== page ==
A Voice for The Ones Who Lost Theirs

Today is October 4, 2015. Today I will be wearing a red dress and my Metis Sash. Just a few months ago I was wearing my sash in celebration but today I wear it as a symbol of mourning and still holding hope for change. There are Over 1,000 First Nations, Inuit and Metis women and girls who are missing and murdered at this very moment in Canada. These are daughters, sisters, cousins, mothers, aunts, nieces, wives and friends. The are people who have lost their voice at the hands of others.

Jaimie Black created the RedDress Project as an art piece to bring awareness to a very critical situation in our country. Her art has been on display all over Canada for the past 5 years taking donations of red dresses and putting them on display in very public areas to represent all the stolen sisters. It’s a beautifully earie site. 


There was study done by the NWAC that looked at 582 cases. 

 67% are murder cases (death as the result of homicide or negligence);

20% are cases of missing women or girls;

4% are cases of suspicious death—deaths regarded as natural or accidental by police, but considered suspicious by family or community members; and

9% are cases where the nature of the case is unknown—it is unclear whether the woman was murdered, is missing or died in suspicious circumst.
 NWAC’s research indicates that, between 2000
and 2008, Aboriginal women and girls represented approximately 10% of all female homicides in Canada. However, Aboriginal women make up only 3% of the
female population. Just over half of the cases (55%) involve women and girls under the age of 31, with 17% of women and girls 18 years of age or younger. Only 8% of cases involve women over 45. More than a quarter (28%) of all cases occurred in my home province of BC. Of the murder cases in NWAC’s database where someone has been charged,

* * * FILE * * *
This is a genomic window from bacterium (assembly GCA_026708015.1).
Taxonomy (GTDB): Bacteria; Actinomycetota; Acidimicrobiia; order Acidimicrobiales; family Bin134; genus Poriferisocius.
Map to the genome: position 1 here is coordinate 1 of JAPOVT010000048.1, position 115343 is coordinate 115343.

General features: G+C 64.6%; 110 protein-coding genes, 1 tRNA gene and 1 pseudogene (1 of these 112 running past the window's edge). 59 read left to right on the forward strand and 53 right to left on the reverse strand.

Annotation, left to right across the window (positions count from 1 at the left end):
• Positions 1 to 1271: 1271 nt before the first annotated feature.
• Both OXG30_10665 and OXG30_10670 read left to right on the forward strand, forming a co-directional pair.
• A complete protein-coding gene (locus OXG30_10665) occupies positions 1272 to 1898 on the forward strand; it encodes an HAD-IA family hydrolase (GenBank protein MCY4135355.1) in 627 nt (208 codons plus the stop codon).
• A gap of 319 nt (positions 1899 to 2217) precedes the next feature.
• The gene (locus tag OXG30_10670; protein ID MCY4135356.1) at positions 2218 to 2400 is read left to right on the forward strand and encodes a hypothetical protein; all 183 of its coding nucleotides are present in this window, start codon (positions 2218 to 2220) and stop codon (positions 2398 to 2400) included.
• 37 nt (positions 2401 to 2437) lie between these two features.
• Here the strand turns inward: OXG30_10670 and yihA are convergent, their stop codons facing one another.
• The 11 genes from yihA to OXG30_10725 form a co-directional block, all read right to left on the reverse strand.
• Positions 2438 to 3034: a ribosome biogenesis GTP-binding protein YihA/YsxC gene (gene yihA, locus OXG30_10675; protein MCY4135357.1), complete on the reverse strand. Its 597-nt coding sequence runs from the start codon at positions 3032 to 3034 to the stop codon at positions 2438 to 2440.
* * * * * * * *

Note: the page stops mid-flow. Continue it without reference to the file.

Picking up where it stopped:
 16.5% of offenders are strangers with no prior connection to the woman or girl (in contrast, Statistics Canada reports that, between 1997 and 2004, only 6% of murdered non-Aboriginal women were killed by strangers);
 17% of offenders are acquaintances of the woman or girl (a friend, neighbour or someone else known to her); and
 23% are a current or former partner of the woman or girl.
NWAC’s research confirms that Aboriginal women experience violence by both Aboriginal and
non-Aboriginal offenders, and the vast majority are men.

As I study more my heart breaks a little more. I wonder sometimes “could Somebody I know and love be next or even me?” I pray often for the stolen sisters. I pray that no more will be lost. Our government seems to put this on the back burner like it’s not a big deal and that’s not acceptable. Something has to be done. Our women and girls need to be protected, they need to have a voice even when they can not speak.

Wear a Red Dress as you go about your day, hang a red dress outside your home, or donate a red dress to the RedDress project and show your support for the Missing and Murder. And if you have it in your heart change your Facebook profile picture…



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